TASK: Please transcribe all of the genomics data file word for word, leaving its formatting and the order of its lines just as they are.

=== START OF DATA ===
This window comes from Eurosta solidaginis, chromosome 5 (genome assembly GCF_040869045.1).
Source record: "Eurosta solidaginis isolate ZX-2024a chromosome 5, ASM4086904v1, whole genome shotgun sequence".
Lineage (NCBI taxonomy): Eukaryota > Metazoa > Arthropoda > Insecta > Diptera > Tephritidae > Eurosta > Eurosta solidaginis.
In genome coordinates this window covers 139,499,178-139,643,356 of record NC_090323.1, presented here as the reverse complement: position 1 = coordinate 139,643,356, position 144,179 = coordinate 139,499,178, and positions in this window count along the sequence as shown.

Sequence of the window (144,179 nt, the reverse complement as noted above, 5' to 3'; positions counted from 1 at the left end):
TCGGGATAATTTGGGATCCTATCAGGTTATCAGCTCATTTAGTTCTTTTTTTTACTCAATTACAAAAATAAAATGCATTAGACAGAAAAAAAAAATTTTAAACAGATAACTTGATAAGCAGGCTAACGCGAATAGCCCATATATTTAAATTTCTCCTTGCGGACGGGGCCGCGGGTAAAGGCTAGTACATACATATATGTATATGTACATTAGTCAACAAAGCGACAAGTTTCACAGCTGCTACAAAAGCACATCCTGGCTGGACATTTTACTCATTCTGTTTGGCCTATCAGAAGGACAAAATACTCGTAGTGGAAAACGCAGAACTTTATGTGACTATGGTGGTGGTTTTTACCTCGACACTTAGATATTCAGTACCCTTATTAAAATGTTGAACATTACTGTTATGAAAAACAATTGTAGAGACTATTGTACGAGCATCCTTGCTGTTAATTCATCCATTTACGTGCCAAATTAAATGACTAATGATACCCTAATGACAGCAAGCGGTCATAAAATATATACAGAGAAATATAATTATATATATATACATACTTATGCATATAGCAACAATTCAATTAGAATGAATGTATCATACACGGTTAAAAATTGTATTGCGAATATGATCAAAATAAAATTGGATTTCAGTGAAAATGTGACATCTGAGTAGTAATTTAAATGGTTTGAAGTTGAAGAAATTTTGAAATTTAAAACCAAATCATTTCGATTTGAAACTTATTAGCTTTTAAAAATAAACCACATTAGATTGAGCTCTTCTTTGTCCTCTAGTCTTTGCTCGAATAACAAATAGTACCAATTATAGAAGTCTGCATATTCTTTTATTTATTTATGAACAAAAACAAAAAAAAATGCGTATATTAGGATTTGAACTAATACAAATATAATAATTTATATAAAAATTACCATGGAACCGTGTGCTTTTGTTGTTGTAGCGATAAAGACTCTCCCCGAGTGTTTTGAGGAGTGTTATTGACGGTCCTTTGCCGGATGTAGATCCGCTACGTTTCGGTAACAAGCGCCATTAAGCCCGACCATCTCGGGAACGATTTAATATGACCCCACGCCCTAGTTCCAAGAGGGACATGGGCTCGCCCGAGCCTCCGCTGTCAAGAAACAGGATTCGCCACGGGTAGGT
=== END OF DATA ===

This window comes from Eurosta solidaginis, chromosome 5 (genome assembly GCF_040869045.1).
Source record: "Eurosta solidaginis isolate ZX-2024a chromosome 5, ASM4086904v1, whole genome shotgun sequence".
Lineage (NCBI taxonomy): Eukaryota > Metazoa > Arthropoda > Insecta > Diptera > Tephritidae > Eurosta > Eurosta solidaginis.
In genome coordinates this window covers 139,499,178-139,643,356 of record NC_090323.1, presented here as the reverse complement: position 1 = coordinate 139,643,356, position 144,179 = coordinate 139,499,178, and positions in this window count along the sequence as shown.

Sequence of the window (144,179 nt, the reverse complement as noted above, 5' to 3'; positions counted from 1 at the left end):
TCGGGATAATTTGGGATCCTATCAGGTTATCAGCTCATTTAGTTCTTTTTTTTACTCAATTACAAAAATAAAATGCATTAGACAGAAAAAAAAAATTTTAAACAGATAACTTGATAAGCAGGCTAACGCGAATAGCCCATATATTTAAATTTCTCCTTGCGGACGGGGCCGCGGGTAAAGGCTAGTACATACATATATGTATATGTACATTAGTCAACAAAGCGACAAGTTTCACAGCTGCTACAAAAGCACATCCTGGCTGGACATTTTACTCATTCTGTTTGGCCTATCAGAAGGACAAAATACTCGTAGTGGAAAACGCAGAACTTTATGTGACTATGGTGGTGGTTTTTACCTCGACACTTAGATATTCAGTACCCTTATTAAAATGTTGAACATTACTGTTATGAAAAACAATTGTAGAGACTATTGTACGAGCATCCTTGCTGTTAATTCATCCATTTACGTGCCAAATTAAATGACTAATGATACCCTAATGACAGCAAGCGGTCATAAAATATATACAGAGAAATATAATTATATATATATACATACTTATGCATATAGCAACAATTCAATTAGAATGAATGTATCATACACGGTTAAAAATTGTATTGCGAATATGATCAAAATAAAATTGGATTTCAGTGAAAATGTGACATCTGAGTAGTAATTTAAATGGTTTGAAGTTGAAGAAATTTTGAAATTTAAAACCAAATCATTTCGATTTGAAACTTATTAGCTTTTAAAAATAAACCACATTAGATTGAGCTCTTCTTTGTCCTCTAGTCTTTGCTCGAATAACAAATAGTACCAATTATAGAAGTCTGCATATTCTTTTATTTATTTATGAACAAAAACAAAAAAAAATGCGTATATTAGGATTTGAACTAATACAAATATAATAATTTATATAAAAATTACCATGGAACCGTGTGCTTTTGTTGTTGTAGCGATAAAGACTCTCCCCGAGTGTTTTGAGGAGTGTTATTGACGGTCCTTTGCCGGATGTAGATCCGCTACGTTTCGGTAACAAGCGCCATTAAGCCCGACCATCTCGGGAACGATTTAATATGACCCCACGCCCTAGTTCCAAGAGGGACATGGGCTCGCCCGAGCCTCCGCTGTCAAGAAACAGGATTCGCCACGGGTAGGT